2 Minutes to Midnight: Simulating Cold War on your table [Review]

To prevent confusion, I think it is necessary to mention beforehand that we are not talking about the second sequel of The Manhattan Project this 2 Minutes to Midnight does not relate to the aforementioned game at all. And now it has been cleared, both games take place in the arm race of two superpowers during the Cold War.

The game shares a similar title to a song from the band Iron Maiden — a protest against the nuclear war. It embodies how close we are and a man-made global catastrophe. Tinkering with this historical background, Stuart Tonge and Plague Island Games developed a simulation of this geopolitical tension. 

With a lot to cover from the rule and considering the complexity, I will skip the how to play 2 Minutes to Midnight in this writing. However, you can always consult to their Kickstarter project page.

A short disclaimer before you read my board game analysis

As an avid euro gamer and hardcore Legend of the Five Rings (L5R) LCG player, my reviews may reflect a preference for these styles, and I may not cover solo games/variants extensively. Please note that my personal remarks are based on my gaming experiences, and I aim to provide honest insights within the scope of my preferences.

Disclaimer: We had the preview copy for this review, and it was not the final version. There might be possible changes and alteration from the publisher regarding the components, printing and build quality, rules and concepts in the official released product.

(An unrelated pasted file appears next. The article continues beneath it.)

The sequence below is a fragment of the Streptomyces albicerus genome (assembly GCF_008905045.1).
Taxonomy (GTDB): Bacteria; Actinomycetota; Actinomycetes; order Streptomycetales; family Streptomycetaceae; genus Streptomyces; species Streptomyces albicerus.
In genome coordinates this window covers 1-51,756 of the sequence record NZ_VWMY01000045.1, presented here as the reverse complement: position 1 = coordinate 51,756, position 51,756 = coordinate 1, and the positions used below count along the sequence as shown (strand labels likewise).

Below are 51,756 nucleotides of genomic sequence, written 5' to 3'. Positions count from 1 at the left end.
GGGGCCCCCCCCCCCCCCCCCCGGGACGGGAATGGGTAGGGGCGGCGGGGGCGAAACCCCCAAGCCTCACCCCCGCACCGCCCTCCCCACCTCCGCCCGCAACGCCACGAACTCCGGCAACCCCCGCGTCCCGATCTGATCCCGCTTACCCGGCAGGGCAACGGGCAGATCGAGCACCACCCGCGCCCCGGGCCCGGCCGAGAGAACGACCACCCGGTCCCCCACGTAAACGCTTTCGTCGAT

First impressions — Components, rulebooks, etc.

Well, 2 Minutes to Midnight is not the only war game simulation that romanticizes the Cold War. It was not hard to associate such a game with Twilight Struggle from GMT Games. Nevertheless, I will not make any comparison between both games, as I have never tried the other one. 

I would say the table presence is exceeding adequate to make people notice what you’re playing. It comes with a huge ‘if’, though: if your worktop provides adequate spaces for this little monster. And yes, people would at least take a peak at the giant world atlas, if you are playing on the table.

The rulebook is really comprehensive and going well through the details. There are some flavour texts and comments with some facts related to the background story. It’s equipped with examples and detailed explanations, and that’s expected from a game with this degree of complexity. However, it also becomes the downside for new and casual players, particularly. There is a steep learning curve to grasp the whole things. But when we reach the top of that curve, it becomes satisfying.


To put it simply, 2 Minutes to Midnight is practically a game with an asymmetric play. Each superpower side has own methods to win the game. The Soviet bloc, for example, relies heavily on espionage and military action. Meanwhile, the US may approach the board through investments to make the situation more favourable.

Honestly, this wargame is more straightforward than I expected. Players have to go through the actions and events printed on the cards they draw from the deck. I explain this more below later on.

Although it sounds simple, what’s happening on 2 Minutes to Midnight does not really rely on the cards only. Some cards will drive players to freely make decisions and actions to change the situation on the board. These actions become the core attraction of the game.

The simplicity to play the game comes with the complex matrices of decision-making progress. We are trying to pull the string in a global scale. That means the decision in the previous turn may be impactful in the upcoming turns, be it fruitful or impedance later on.